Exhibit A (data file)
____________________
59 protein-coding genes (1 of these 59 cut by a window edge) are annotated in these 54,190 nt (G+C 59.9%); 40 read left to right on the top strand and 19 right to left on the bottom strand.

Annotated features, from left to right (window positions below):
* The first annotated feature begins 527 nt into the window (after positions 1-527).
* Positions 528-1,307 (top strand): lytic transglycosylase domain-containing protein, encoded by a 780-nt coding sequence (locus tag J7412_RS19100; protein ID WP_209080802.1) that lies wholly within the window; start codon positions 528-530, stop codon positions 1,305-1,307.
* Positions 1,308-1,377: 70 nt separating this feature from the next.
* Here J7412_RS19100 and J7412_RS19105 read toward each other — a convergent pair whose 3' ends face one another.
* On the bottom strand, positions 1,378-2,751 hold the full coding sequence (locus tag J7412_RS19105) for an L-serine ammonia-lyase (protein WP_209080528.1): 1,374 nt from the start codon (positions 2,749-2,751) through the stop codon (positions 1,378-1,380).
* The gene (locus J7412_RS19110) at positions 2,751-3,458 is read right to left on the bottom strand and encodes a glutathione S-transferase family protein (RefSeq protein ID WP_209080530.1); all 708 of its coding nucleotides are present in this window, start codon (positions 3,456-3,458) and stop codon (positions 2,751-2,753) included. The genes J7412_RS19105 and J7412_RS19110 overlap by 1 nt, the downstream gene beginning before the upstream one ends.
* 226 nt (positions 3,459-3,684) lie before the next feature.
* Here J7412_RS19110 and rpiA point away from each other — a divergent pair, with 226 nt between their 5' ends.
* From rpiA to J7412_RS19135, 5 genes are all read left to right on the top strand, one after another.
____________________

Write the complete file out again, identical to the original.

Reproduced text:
59 protein-coding genes (1 of these 59 cut by a window edge) are annotated in these 54,190 nt (G+C 59.9%); 40 read left to right on the top strand and 19 right to left on the bottom strand.

Annotated features, from left to right (window positions below):
* The first annotated feature begins 527 nt into the window (after positions 1-527).
* Positions 528-1,307 (top strand): lytic transglycosylase domain-containing protein, encoded by a 780-nt coding sequence (locus tag J7412_RS19100; protein ID WP_209080802.1) that lies wholly within the window; start codon positions 528-530, stop codon positions 1,305-1,307.
* Positions 1,308-1,377: 70 nt separating this feature from the next.
* Here J7412_RS19100 and J7412_RS19105 read toward each other — a convergent pair whose 3' ends face one another.
* On the bottom strand, positions 1,378-2,751 hold the full coding sequence (locus tag J7412_RS19105) for an L-serine ammonia-lyase (protein WP_209080528.1): 1,374 nt from the start codon (positions 2,749-2,751) through the stop codon (positions 1,378-1,380).
* The gene (locus J7412_RS19110) at positions 2,751-3,458 is read right to left on the bottom strand and encodes a glutathione S-transferase family protein (RefSeq protein ID WP_209080530.1); all 708 of its coding nucleotides are present in this window, start codon (positions 3,456-3,458) and stop codon (positions 2,751-2,753) included. The genes J7412_RS19105 and J7412_RS19110 overlap by 1 nt, the downstream gene beginning before the upstream one ends.
* 226 nt (positions 3,459-3,684) lie before the next feature.
* Here J7412_RS19110 and rpiA point away from each other — a divergent pair, with 226 nt between their 5' ends.
* From rpiA to J7412_RS19135, 5 genes are all read left to right on the top strand, one after another.